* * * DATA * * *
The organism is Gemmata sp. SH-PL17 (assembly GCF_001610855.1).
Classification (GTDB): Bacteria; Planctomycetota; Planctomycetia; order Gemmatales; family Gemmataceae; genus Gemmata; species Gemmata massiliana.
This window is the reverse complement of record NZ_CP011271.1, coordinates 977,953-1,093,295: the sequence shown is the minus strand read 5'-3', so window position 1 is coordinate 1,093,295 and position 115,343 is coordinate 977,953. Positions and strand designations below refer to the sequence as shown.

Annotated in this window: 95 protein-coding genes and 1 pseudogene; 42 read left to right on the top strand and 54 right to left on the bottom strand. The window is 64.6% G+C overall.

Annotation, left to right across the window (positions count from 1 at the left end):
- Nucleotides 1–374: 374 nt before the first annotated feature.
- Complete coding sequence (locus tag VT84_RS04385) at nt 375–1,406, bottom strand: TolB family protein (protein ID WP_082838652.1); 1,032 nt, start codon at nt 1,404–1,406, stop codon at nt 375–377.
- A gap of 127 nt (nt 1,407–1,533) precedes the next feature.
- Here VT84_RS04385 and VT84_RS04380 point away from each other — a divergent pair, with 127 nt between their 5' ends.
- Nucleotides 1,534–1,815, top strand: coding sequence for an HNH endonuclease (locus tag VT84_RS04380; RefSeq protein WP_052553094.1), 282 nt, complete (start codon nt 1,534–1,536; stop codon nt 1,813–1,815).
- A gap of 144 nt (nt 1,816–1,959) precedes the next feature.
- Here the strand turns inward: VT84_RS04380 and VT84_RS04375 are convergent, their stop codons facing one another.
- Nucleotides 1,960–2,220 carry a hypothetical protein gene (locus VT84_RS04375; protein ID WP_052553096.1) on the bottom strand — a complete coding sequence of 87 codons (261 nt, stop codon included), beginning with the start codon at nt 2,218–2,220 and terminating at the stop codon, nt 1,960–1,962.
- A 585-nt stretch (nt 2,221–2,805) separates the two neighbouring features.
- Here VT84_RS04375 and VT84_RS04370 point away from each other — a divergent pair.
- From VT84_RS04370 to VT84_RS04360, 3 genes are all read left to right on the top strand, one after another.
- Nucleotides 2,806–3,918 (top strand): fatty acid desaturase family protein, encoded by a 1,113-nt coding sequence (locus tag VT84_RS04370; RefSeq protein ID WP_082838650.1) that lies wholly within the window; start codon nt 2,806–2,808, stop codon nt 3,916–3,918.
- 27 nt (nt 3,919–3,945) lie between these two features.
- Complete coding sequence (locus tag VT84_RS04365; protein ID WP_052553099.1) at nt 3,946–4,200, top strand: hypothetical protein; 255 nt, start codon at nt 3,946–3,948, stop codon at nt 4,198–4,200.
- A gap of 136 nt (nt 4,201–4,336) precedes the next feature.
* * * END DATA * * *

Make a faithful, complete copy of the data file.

The organism is Gemmata sp. SH-PL17 (assembly GCF_001610855.1).
Classification (GTDB): Bacteria; Planctomycetota; Planctomycetia; order Gemmatales; family Gemmataceae; genus Gemmata; species Gemmata massiliana.
This window is the reverse complement of record NZ_CP011271.1, coordinates 977,953-1,093,295: the sequence shown is the minus strand read 5'-3', so window position 1 is coordinate 1,093,295 and position 115,343 is coordinate 977,953. Positions and strand designations below refer to the sequence as shown.

Annotated in this window: 95 protein-coding genes and 1 pseudogene; 42 read left to right on the top strand and 54 right to left on the bottom strand. The window is 64.6% G+C overall.

Annotation, left to right across the window (positions count from 1 at the left end):
- Nucleotides 1–374: 374 nt before the first annotated feature.
- Complete coding sequence (locus tag VT84_RS04385) at nt 375–1,406, bottom strand: TolB family protein (protein ID WP_082838652.1); 1,032 nt, start codon at nt 1,404–1,406, stop codon at nt 375–377.
- A gap of 127 nt (nt 1,407–1,533) precedes the next feature.
- Here VT84_RS04385 and VT84_RS04380 point away from each other — a divergent pair, with 127 nt between their 5' ends.
- Nucleotides 1,534–1,815, top strand: coding sequence for an HNH endonuclease (locus tag VT84_RS04380; RefSeq protein WP_052553094.1), 282 nt, complete (start codon nt 1,534–1,536; stop codon nt 1,813–1,815).
- A gap of 144 nt (nt 1,816–1,959) precedes the next feature.
- Here the strand turns inward: VT84_RS04380 and VT84_RS04375 are convergent, their stop codons facing one another.
- Nucleotides 1,960–2,220 carry a hypothetical protein gene (locus VT84_RS04375; protein ID WP_052553096.1) on the bottom strand — a complete coding sequence of 87 codons (261 nt, stop codon included), beginning with the start codon at nt 2,218–2,220 and terminating at the stop codon, nt 1,960–1,962.
- A 585-nt stretch (nt 2,221–2,805) separates the two neighbouring features.
- Here VT84_RS04375 and VT84_RS04370 point away from each other — a divergent pair.
- From VT84_RS04370 to VT84_RS04360, 3 genes are all read left to right on the top strand, one after another.
- Nucleotides 2,806–3,918 (top strand): fatty acid desaturase family protein, encoded by a 1,113-nt coding sequence (locus tag VT84_RS04370; RefSeq protein ID WP_082838650.1) that lies wholly within the window; start codon nt 2,806–2,808, stop codon nt 3,916–3,918.
- 27 nt (nt 3,919–3,945) lie between these two features.
- Complete coding sequence (locus tag VT84_RS04365; protein ID WP_052553099.1) at nt 3,946–4,200, top strand: hypothetical protein; 255 nt, start codon at nt 3,946–3,948, stop codon at nt 4,198–4,200.
- A gap of 136 nt (nt 4,201–4,336) precedes the next feature.